On Monday I received a letter I wrote to myself in Wollongong on October 28th. It says- Life is now. Open up, breathe and enjoy every second. To call my mother, because she is probably sleepless (I did). On Tuesday I woke at 8.15 and went jogging with Enrique. (Stranger things have happened, right?) He gets frustrated with me stopping to cry, every time I run and the grief comes up. Beautifully, he draws a picture of leaves, tells me to imagine letting go, and I throw them in the air. Wednesday Bridget read my memorial to Ariel in Australia. Thursday, drank wine and ate olives under a tree. Thursday night, got hopelessly drunk on a tram and did some puking.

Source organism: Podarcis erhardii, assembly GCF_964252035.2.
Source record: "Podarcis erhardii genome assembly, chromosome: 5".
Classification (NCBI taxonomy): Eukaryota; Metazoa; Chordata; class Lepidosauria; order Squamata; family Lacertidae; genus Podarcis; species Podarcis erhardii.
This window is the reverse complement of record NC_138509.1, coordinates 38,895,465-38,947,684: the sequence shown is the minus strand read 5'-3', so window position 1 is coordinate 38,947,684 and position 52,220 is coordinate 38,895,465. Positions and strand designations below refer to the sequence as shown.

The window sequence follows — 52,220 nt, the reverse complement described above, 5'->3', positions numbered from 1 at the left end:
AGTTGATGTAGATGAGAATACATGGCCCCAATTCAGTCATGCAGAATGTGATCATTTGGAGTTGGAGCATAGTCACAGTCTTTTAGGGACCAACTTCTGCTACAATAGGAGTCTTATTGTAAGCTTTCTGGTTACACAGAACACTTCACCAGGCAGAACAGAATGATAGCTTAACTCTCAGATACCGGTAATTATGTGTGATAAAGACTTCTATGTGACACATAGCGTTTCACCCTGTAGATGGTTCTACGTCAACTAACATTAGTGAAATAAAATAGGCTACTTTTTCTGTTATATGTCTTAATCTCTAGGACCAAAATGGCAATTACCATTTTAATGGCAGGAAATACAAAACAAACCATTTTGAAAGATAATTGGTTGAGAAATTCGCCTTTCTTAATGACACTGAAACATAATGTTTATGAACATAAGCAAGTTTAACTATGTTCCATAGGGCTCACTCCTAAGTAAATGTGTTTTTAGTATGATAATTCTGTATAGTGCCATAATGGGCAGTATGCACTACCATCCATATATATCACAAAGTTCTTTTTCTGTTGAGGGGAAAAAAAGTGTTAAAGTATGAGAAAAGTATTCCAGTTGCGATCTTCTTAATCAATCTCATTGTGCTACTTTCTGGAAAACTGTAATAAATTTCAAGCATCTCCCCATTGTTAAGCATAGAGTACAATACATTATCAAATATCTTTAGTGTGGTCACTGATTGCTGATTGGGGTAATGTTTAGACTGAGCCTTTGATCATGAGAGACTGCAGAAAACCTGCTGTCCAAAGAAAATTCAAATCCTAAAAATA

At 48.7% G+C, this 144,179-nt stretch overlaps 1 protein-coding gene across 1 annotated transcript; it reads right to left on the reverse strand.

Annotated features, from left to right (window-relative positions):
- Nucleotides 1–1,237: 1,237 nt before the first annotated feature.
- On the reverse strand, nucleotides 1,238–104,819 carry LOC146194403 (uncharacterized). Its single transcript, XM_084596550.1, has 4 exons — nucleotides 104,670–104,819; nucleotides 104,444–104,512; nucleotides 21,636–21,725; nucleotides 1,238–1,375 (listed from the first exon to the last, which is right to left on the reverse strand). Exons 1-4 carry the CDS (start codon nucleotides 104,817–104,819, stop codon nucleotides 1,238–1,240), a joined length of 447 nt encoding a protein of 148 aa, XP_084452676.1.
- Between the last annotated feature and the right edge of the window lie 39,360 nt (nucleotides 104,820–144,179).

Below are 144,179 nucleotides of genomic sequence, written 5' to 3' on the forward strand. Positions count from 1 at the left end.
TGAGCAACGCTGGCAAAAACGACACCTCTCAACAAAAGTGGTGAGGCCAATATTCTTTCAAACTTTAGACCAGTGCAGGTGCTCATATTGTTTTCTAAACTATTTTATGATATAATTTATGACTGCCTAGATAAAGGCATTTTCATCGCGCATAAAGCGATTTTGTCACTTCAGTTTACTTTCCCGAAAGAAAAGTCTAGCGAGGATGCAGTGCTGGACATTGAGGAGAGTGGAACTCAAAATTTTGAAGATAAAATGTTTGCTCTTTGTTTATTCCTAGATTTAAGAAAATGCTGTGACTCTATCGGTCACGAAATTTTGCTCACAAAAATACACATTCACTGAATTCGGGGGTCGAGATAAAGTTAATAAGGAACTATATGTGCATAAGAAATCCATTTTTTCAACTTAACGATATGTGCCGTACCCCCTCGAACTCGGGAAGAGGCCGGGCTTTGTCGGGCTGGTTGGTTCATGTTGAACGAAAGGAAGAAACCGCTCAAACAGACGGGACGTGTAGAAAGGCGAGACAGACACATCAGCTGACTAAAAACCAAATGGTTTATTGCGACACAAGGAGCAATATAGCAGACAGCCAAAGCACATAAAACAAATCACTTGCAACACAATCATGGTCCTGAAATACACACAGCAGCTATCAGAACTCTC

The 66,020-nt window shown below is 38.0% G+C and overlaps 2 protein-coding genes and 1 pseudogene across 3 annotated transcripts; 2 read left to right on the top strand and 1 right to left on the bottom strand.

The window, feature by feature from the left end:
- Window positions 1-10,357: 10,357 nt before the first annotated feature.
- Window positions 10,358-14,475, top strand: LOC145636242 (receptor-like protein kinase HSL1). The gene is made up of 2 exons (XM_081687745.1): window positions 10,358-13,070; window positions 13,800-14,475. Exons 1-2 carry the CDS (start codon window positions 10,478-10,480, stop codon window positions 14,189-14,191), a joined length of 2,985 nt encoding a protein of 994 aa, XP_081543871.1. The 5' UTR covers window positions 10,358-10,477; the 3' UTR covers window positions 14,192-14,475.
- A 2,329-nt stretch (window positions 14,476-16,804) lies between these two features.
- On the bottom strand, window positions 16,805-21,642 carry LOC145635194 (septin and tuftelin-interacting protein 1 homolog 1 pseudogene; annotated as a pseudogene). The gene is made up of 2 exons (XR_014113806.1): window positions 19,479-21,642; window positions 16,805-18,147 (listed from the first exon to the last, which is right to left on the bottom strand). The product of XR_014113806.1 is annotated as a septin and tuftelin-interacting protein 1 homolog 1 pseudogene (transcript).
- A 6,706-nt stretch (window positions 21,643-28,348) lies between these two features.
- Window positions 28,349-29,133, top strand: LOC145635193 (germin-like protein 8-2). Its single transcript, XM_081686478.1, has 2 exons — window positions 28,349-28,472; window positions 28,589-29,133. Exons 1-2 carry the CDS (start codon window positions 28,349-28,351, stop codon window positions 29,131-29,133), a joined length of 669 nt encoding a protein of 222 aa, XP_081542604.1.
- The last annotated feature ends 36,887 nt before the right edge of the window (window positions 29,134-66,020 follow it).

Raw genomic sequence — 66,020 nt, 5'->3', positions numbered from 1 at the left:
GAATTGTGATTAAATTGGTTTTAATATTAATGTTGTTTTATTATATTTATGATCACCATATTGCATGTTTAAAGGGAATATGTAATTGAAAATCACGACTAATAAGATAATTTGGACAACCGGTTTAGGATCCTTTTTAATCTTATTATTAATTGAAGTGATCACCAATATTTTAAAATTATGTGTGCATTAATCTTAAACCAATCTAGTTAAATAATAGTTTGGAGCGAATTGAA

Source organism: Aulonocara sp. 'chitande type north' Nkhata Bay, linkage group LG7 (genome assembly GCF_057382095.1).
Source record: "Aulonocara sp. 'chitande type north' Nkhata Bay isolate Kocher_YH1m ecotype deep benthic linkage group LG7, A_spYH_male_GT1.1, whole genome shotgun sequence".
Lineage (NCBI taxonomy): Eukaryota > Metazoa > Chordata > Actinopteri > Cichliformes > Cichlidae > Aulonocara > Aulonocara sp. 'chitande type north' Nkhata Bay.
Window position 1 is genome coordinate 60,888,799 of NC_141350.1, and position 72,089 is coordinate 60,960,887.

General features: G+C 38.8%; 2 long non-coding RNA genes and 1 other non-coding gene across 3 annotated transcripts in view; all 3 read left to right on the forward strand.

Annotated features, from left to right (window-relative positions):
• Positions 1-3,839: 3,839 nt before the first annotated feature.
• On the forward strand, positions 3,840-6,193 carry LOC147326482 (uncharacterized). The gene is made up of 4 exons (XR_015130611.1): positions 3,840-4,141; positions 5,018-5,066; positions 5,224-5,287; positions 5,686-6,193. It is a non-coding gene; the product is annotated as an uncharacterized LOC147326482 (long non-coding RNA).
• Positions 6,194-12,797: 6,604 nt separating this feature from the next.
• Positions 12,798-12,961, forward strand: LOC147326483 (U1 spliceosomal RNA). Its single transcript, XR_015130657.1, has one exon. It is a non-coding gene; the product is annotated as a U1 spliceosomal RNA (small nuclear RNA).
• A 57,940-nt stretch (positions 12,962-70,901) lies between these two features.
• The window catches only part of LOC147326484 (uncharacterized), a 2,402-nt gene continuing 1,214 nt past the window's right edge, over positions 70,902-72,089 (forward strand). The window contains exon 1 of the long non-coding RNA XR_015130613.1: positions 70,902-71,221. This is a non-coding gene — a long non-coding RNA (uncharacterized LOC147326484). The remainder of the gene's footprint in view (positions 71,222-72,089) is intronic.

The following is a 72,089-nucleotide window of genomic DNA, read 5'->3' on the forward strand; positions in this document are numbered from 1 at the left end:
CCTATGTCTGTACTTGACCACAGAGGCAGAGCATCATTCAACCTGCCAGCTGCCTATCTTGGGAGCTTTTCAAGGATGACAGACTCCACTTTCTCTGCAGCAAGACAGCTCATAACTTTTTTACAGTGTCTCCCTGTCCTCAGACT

Woke early Friday and packed my bags. Ellen mentioned she wants to see the CZ, hitching, and I’m keen as mustard. At 3pm, once I’ve sobered up enough, me and Ellen catch the tram to the highway. We were aiming for Cesky Krumlov in the south of the Czech Republic, followed by Karlovy Vary in the West. CHANGE TENSE.